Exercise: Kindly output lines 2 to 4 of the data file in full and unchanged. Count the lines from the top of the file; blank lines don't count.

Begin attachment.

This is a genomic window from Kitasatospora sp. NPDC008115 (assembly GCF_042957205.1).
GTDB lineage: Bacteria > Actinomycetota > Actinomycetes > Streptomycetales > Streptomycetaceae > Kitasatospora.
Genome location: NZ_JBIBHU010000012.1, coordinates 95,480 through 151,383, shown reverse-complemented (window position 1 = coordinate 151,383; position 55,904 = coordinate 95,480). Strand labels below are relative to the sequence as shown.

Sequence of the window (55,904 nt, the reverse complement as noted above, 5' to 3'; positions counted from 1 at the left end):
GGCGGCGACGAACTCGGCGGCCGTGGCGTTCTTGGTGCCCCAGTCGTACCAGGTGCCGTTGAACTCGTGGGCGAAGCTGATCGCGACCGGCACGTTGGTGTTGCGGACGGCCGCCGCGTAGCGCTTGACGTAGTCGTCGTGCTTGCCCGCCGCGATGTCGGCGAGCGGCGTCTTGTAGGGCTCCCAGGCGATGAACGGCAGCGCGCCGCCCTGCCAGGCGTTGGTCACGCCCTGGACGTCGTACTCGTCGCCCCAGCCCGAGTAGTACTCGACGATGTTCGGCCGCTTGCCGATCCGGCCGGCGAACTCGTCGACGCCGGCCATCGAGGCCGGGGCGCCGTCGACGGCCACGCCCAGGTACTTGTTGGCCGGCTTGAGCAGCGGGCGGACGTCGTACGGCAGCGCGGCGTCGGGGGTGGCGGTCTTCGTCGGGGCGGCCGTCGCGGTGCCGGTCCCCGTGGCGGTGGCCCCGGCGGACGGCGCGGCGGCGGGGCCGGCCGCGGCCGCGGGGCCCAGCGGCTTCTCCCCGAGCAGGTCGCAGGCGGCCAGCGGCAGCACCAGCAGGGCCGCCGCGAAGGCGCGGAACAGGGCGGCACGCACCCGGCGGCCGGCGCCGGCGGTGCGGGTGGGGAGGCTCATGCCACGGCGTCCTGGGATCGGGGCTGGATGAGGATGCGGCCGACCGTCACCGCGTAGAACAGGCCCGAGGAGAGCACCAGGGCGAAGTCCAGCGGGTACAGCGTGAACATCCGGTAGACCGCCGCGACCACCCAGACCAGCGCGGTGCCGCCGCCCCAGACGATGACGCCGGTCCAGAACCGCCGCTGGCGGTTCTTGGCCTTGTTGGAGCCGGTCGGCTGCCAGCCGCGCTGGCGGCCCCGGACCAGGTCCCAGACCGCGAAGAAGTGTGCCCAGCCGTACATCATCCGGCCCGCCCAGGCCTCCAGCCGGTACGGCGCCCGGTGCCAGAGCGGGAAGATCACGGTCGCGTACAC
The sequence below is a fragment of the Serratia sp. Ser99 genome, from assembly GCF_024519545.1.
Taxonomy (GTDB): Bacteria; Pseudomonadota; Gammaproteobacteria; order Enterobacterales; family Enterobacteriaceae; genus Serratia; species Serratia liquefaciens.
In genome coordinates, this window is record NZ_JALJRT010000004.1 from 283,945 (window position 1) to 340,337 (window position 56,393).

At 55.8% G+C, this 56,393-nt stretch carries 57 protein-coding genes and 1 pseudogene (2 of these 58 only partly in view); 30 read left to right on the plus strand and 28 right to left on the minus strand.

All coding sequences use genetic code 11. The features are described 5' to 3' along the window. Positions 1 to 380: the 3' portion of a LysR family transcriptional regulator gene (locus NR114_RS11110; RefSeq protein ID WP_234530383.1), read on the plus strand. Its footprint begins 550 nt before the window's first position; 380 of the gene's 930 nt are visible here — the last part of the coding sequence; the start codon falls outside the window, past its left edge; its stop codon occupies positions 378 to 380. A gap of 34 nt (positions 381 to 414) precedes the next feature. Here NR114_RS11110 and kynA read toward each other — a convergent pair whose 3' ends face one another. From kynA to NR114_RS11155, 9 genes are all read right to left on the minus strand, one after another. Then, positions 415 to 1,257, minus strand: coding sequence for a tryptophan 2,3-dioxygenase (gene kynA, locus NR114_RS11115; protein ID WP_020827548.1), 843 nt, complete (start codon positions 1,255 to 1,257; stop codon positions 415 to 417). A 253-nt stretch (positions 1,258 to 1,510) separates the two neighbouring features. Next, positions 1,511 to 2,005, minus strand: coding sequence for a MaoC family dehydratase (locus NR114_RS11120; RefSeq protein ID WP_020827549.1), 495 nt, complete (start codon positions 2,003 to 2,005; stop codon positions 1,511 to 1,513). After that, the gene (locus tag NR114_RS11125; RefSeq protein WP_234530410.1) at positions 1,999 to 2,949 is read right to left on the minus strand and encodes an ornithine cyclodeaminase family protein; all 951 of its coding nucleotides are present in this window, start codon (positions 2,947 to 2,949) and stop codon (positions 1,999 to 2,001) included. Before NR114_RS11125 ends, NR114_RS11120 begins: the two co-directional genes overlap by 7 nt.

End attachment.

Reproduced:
GTDB lineage: Bacteria > Actinomycetota > Actinomycetes > Streptomycetales > Streptomycetaceae > Kitasatospora.
Genome location: NZ_JBIBHU010000012.1, coordinates 95,480 through 151,383, shown reverse-complemented (window position 1 = coordinate 151,383; position 55,904 = coordinate 95,480). Strand labels below are relative to the sequence as shown.

Sequence of the window (55,904 nt, the reverse complement as noted above, 5' to 3'; positions counted from 1 at the left end):